30 September 2013
With babygeddon almost upon me, I have found it increasingly difficult to find the time to gather people and play games. There are just too many trips to Babies Я Us that need to take place and so I am left looking at a wall of board games and trying to figure out which ones will provide less of a choking hazard and thus can be cracked out for my impending, unsuspecting spawn. However, I am able to obtain a sort of gaming methadone by watching other people talk about games, and so in something of a meta article, I am going to do a review of a review show: Shut Up & Sit Down.
Shut Up & Sit Down is a member of Penny Arcade‘s burgeoning media empire and is incredibly charming. It helps that the two hosts, Quintin Smith and Paul Dean are thoroughly British and engaging. The shows are fairly long (15-20 minutes) but are polished and well edited so you don’t get that heavy-breathing, mumbling, shaky-cam quality to which so many board game review videos seem prone, nor do you wind up with the too slick, barely disguised advertisements. Instead, you get a very nice, in-depth explanation with heaping spoonfuls of humour and some bizarre bits added on. It reminds of nothing else so much as Alton Brown’s “Good Eats” but… for board games.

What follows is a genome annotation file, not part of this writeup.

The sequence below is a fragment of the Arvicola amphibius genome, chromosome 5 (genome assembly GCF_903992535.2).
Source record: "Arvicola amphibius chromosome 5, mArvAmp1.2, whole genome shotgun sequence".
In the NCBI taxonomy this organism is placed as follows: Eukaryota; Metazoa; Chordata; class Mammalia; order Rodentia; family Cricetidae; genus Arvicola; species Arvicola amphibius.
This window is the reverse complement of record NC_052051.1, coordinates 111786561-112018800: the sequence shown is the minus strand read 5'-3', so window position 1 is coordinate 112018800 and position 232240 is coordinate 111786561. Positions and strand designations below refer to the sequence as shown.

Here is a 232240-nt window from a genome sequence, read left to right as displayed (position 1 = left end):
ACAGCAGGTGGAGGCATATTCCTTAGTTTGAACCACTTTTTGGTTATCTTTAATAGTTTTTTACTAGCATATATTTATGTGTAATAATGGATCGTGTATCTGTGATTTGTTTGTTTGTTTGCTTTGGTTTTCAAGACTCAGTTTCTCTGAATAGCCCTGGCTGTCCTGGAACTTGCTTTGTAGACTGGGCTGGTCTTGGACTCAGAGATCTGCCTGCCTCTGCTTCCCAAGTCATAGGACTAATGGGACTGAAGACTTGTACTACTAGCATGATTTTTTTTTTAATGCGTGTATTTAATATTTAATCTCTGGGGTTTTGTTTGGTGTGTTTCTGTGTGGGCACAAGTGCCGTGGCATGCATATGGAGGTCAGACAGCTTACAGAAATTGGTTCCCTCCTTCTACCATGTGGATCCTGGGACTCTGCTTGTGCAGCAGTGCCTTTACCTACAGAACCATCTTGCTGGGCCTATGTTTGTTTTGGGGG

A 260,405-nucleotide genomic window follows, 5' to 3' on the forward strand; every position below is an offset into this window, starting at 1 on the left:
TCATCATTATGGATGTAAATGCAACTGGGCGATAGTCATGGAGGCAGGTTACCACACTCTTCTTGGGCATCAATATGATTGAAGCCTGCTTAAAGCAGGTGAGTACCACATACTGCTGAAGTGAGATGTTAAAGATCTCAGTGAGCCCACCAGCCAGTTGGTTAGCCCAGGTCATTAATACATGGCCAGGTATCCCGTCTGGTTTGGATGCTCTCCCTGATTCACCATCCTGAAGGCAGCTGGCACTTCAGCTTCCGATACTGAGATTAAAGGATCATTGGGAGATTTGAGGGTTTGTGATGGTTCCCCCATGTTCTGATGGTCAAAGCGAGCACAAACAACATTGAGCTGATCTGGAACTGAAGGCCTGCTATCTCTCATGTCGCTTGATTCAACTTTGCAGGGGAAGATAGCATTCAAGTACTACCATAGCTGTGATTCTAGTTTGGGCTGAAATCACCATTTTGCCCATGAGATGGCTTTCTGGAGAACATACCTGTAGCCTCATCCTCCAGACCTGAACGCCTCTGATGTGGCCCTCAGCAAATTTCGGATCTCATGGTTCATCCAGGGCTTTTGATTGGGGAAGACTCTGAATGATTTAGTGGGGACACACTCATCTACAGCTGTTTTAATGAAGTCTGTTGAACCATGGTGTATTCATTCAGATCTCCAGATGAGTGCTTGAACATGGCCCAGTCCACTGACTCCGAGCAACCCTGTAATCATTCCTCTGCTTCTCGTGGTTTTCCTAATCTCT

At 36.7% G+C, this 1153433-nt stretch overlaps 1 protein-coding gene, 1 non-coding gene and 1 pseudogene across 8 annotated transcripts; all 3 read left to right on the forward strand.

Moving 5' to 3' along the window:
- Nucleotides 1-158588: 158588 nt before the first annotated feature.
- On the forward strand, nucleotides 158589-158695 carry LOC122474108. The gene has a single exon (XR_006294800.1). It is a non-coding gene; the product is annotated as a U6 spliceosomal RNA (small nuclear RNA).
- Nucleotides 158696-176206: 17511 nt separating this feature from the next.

Most of the games reviewed are ones with which I am not familiar but are usually of the Euro-game tradition. I would love to see their whimsical take on bigger, more familiar games but I can appreciate that there are probably many places where one can find those games reviewed so I like that they prefer to highlight slightly more obscure games.
One element that I truly appreciate is that they are very generous with their criticism as well as praise. They can make a game seem absolutely perfect and have you reaching for your credit card but then hit you with its flaws, causing you to pause ever so slightly in your mad scramble to collect all the games. These criticisms are very insightful and show just how much the hosts love good games and are not willing to sacrifice their exacting standards nor nitpick just for the sake of it.
Finally, the show makes wonderful use of captions and annotations and and I am a sucker for whimsical footnotes. I thoroughly recommend checking them out although it may make you very lustful for a whole host of fascinating games. Good luck and maybe watch with your wallet in another room.
Here’s their latest episode: